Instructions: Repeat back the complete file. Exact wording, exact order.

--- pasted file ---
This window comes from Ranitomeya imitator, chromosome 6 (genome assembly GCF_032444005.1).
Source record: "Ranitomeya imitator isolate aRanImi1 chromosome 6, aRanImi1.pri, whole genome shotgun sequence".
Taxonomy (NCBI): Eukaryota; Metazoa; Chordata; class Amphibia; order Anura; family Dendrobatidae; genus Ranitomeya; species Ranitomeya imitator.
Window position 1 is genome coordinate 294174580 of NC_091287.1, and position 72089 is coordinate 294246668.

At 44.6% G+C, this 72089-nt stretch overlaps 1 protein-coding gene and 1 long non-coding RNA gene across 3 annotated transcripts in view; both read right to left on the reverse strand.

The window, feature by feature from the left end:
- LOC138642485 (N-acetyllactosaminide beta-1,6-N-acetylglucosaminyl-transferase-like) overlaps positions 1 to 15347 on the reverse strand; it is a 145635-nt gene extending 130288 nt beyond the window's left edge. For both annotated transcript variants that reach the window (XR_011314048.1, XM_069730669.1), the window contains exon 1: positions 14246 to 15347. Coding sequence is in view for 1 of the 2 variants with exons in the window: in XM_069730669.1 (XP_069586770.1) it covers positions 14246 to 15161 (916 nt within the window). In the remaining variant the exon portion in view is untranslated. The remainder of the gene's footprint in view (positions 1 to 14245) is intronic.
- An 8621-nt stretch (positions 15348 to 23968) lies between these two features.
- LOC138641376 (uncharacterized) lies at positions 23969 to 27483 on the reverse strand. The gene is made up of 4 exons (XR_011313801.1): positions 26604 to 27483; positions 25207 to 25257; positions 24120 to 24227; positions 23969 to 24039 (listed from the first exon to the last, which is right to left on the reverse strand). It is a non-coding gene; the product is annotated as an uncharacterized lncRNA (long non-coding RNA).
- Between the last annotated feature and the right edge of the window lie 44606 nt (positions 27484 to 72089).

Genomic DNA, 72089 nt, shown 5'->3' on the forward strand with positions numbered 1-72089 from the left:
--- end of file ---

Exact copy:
This window comes from Ranitomeya imitator, chromosome 6 (genome assembly GCF_032444005.1).
Source record: "Ranitomeya imitator isolate aRanImi1 chromosome 6, aRanImi1.pri, whole genome shotgun sequence".
Taxonomy (NCBI): Eukaryota; Metazoa; Chordata; class Amphibia; order Anura; family Dendrobatidae; genus Ranitomeya; species Ranitomeya imitator.
Window position 1 is genome coordinate 294174580 of NC_091287.1, and position 72089 is coordinate 294246668.

At 44.6% G+C, this 72089-nt stretch overlaps 1 protein-coding gene and 1 long non-coding RNA gene across 3 annotated transcripts in view; both read right to left on the reverse strand.

The window, feature by feature from the left end:
- LOC138642485 (N-acetyllactosaminide beta-1,6-N-acetylglucosaminyl-transferase-like) overlaps positions 1 to 15347 on the reverse strand; it is a 145635-nt gene extending 130288 nt beyond the window's left edge. For both annotated transcript variants that reach the window (XR_011314048.1, XM_069730669.1), the window contains exon 1: positions 14246 to 15347. Coding sequence is in view for 1 of the 2 variants with exons in the window: in XM_069730669.1 (XP_069586770.1) it covers positions 14246 to 15161 (916 nt within the window). In the remaining variant the exon portion in view is untranslated. The remainder of the gene's footprint in view (positions 1 to 14245) is intronic.
- An 8621-nt stretch (positions 15348 to 23968) lies between these two features.
- LOC138641376 (uncharacterized) lies at positions 23969 to 27483 on the reverse strand. The gene is made up of 4 exons (XR_011313801.1): positions 26604 to 27483; positions 25207 to 25257; positions 24120 to 24227; positions 23969 to 24039 (listed from the first exon to the last, which is right to left on the reverse strand). It is a non-coding gene; the product is annotated as an uncharacterized lncRNA (long non-coding RNA).
- Between the last annotated feature and the right edge of the window lie 44606 nt (positions 27484 to 72089).

Genomic DNA, 72089 nt, shown 5'->3' on the forward strand with positions numbered 1-72089 from the left: